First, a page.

Pain can’t be avoided; it is nature’s way of signaling that something is wrong.
Rejecting reality turns already painful emotions into emotional suffering.
Refusing to accept reality can keep you stuck in unhappiness, bitterness, anger, sadness, shame, or other painful emotions.
Acceptance may lead to sadness, but deep calmness usually follows.
The path out of hell is through misery. By refusing to accept the misery that is part of climbing out of hell, you fall back into hell.
ACCEPTANCE DOES NOT MEAN APPROVAL
Accepting reality is when we are able to acknowledge reality as it is and act accordingly. Keep in mind that acceptance has nothing to do with approval. Accepting a reality is being non-judgmental; not saying something is good or bad or right or wrong. It’s getting to the point of telling ourselves, “It is what it is” and focusing our emotional energy on how to make ourselves feel better through this reality.
I am not asking you to approve of or condone the misfortunes or abuse you have endured. However, in order to heal and move forward you must accept that it happened. You do not have to approve or condone the reckless decisions your partner made that were so hurtful. You also do not have to approve or condone the decisions you have made that were damaging to yourself or someone else. However, you must accept the reality, honor your grief and make a decision on how to proceed.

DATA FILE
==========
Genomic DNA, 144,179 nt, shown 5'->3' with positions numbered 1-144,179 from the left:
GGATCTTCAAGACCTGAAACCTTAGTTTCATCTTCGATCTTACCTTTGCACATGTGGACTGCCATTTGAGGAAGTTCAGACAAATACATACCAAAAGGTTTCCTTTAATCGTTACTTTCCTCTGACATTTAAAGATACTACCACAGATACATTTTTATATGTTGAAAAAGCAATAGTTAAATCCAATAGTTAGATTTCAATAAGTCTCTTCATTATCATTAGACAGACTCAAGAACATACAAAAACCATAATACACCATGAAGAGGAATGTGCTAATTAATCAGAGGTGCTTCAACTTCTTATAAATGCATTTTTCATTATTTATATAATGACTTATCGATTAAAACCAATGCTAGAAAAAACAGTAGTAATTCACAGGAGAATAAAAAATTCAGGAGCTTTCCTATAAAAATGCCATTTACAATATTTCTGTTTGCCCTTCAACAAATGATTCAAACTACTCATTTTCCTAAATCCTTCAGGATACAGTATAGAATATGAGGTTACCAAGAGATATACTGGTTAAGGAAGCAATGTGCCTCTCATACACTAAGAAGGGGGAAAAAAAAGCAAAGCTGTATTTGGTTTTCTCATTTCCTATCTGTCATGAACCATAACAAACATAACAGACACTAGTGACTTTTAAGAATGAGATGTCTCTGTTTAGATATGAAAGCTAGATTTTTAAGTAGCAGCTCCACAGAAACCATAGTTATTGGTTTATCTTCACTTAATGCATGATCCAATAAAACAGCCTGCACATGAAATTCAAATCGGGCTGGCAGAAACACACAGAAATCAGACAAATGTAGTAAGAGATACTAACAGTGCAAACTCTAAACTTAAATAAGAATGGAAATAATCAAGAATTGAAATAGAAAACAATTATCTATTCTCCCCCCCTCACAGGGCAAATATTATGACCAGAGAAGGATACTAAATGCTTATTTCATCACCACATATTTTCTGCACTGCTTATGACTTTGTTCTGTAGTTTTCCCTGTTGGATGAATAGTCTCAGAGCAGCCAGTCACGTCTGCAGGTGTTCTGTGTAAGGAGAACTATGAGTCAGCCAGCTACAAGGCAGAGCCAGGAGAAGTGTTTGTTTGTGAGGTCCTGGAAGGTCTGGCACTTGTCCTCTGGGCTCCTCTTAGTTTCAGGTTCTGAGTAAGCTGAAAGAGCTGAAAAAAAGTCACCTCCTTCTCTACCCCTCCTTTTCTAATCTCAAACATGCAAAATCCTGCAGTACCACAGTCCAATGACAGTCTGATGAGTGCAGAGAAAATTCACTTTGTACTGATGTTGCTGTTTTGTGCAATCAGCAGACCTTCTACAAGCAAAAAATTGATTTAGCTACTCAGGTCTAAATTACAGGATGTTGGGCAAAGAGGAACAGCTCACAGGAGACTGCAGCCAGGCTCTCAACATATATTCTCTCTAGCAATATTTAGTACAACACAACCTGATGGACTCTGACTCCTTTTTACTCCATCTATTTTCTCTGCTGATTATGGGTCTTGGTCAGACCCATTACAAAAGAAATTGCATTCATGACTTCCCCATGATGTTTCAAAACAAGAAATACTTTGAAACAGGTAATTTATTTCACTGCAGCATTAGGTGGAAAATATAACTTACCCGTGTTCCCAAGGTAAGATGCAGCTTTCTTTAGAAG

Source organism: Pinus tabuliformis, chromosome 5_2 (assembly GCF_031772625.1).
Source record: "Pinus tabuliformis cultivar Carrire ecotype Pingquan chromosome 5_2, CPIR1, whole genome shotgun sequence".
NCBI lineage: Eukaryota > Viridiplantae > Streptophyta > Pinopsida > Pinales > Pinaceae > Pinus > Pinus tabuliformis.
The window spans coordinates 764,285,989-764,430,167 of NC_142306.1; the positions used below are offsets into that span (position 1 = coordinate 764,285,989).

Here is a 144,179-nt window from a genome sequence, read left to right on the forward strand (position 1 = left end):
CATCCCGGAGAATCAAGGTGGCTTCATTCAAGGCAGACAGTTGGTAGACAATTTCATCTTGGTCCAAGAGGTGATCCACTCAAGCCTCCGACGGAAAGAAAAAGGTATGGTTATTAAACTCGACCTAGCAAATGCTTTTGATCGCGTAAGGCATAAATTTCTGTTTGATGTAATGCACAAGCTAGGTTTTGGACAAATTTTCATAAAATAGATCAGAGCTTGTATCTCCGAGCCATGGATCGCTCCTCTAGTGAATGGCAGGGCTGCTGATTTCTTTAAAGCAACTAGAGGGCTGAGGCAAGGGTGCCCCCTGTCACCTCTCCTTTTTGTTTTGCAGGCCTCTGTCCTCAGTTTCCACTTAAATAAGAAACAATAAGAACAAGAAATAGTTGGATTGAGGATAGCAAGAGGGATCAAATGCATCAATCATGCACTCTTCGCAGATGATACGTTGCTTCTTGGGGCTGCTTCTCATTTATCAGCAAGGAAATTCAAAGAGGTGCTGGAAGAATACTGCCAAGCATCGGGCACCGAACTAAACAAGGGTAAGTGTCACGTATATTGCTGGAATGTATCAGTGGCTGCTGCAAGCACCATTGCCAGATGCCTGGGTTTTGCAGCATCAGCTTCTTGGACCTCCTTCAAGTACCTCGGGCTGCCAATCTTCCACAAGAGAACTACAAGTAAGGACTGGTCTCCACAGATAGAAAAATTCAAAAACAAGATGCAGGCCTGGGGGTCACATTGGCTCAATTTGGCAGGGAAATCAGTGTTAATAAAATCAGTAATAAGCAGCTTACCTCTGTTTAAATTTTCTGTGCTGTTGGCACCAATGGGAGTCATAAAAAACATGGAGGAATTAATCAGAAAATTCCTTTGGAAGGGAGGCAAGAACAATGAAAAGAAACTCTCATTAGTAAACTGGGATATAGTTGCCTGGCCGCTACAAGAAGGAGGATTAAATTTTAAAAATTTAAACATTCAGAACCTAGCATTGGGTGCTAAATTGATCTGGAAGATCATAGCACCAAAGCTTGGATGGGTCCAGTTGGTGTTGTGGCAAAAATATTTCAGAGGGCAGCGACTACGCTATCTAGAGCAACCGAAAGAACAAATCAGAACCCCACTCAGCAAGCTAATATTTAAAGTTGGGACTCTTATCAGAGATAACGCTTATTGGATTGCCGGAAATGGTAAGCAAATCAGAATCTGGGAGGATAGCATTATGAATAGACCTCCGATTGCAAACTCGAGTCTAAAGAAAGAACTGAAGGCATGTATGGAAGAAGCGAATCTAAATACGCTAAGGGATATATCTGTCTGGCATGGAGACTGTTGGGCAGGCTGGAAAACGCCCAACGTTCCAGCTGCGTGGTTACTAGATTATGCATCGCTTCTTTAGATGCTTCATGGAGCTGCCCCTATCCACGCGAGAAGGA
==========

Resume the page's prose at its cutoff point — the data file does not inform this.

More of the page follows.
STRATEGIES TO PRACTICE ACCEPTANCE
Acknowledge the things outside of your control.
Examples of things outside of our control, including but not limited to the following:
The weather/ natural disasters
What other people do, think, feel, or say
Getting old or one day dying, death
The past, past events, lost time
The passing of time
That change is inevitable
Try not to misinterpret this list as saying, our decisions can’t impact certain outcomes. They can. We can exercise and eat well and make efforts to extend our lifespan. We can criticize our partner and increase the chances they will feel angry. We can drive the speed limit to prevent getting in an accident. At the same time, we must accept the reality of the infinite factors outside of ourselves that contribute to how things turn out. Focus on what you can control. There are many things that we as individuals do not have control over alongside a countless list of things we do. Examples of things within our control, including but not limited to the following: